Delegation is a powerful tool for business growth not only because of its benefit to leaders. It requires investment in the development of other team members, which pays off in more ways than one. Upskilling and training team members not only frees up time to focus on critical aspects of the business, but also empowers your team to contribute to its overall growth and success.

I am by no means saying that this process was or still is easy; it requires constant effort and is hardly ever comfortable – until you see the results. The efficiency you achieve by handing over tasks you will never be able to achieve on your own and that in itself is reason enough to start delegating work to others.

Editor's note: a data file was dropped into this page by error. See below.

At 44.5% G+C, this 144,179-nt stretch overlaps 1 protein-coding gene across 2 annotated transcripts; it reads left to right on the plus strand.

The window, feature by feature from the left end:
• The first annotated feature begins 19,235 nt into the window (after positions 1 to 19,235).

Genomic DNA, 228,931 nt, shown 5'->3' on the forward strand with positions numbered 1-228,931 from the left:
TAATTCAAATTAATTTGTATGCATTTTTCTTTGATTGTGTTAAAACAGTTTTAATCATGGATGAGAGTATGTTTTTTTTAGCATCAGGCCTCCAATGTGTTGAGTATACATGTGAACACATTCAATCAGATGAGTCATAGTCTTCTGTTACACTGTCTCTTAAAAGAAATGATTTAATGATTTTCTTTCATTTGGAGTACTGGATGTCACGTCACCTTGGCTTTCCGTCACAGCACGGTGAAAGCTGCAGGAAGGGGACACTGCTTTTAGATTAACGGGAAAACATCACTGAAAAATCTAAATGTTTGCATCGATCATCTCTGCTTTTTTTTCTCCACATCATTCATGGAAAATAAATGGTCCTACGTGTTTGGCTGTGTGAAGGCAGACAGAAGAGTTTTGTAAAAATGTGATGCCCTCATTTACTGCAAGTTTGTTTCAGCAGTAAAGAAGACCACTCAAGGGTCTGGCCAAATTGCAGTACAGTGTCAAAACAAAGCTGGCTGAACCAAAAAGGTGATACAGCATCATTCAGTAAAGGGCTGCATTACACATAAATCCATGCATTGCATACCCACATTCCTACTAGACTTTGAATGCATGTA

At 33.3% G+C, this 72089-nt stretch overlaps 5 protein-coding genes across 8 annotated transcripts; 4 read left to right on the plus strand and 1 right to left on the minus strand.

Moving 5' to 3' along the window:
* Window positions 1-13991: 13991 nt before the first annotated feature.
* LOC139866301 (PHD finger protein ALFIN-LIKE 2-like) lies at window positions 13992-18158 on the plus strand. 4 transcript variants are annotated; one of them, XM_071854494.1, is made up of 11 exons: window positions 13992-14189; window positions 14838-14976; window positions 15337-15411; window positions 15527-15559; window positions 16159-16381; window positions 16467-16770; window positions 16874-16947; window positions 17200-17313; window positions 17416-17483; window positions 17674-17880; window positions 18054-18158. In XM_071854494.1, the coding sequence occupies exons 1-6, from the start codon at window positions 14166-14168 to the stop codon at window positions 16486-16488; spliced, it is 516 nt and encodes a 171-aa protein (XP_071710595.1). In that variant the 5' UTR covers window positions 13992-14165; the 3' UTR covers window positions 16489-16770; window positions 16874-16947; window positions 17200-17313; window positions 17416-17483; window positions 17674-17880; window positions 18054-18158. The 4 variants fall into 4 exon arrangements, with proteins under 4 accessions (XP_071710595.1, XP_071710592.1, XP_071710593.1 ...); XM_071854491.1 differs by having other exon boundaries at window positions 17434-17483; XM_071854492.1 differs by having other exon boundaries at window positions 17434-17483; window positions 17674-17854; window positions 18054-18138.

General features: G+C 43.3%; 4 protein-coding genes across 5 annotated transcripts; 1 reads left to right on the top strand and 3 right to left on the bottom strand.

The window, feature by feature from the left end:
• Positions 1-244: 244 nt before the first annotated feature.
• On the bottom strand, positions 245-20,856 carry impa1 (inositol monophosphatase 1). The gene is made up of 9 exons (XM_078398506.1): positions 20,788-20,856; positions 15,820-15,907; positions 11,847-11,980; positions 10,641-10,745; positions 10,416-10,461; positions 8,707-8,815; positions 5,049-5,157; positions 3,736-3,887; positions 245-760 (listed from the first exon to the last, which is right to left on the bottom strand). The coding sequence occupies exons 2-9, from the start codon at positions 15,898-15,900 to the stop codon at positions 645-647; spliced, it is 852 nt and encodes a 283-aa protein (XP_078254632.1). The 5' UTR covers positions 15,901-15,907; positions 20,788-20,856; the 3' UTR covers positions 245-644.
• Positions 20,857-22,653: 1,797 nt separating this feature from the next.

Yet there is a time and place for everything. You can’t delegate every task, and you really shouldn’t. Rather, before giving anything off, consider a few things that will help you determine whether or not it is appropriate or effective.

1. Confidentiality: the sensitivity of the information involved

Sensitive information, such as certain financial, legal or HR records, and personal information must be handled with the utmost care and caution. If you are entrusted with sensitive information (such as that of a client), it is your responsibility to maintain its confidentiality and not to delegate it to others without express permission. In some cases, such as handling payroll in a small, close-knit team, you want to keep your employees away from sensitive details for privacy reasons; however, even in this scenario, you can still delegate the task to someone outside your team, such as an outside bookkeeper. In other cases, where the task is sensitive but relatively simple and does not involve the team itself, it may be appropriate to delegate it to members of your team.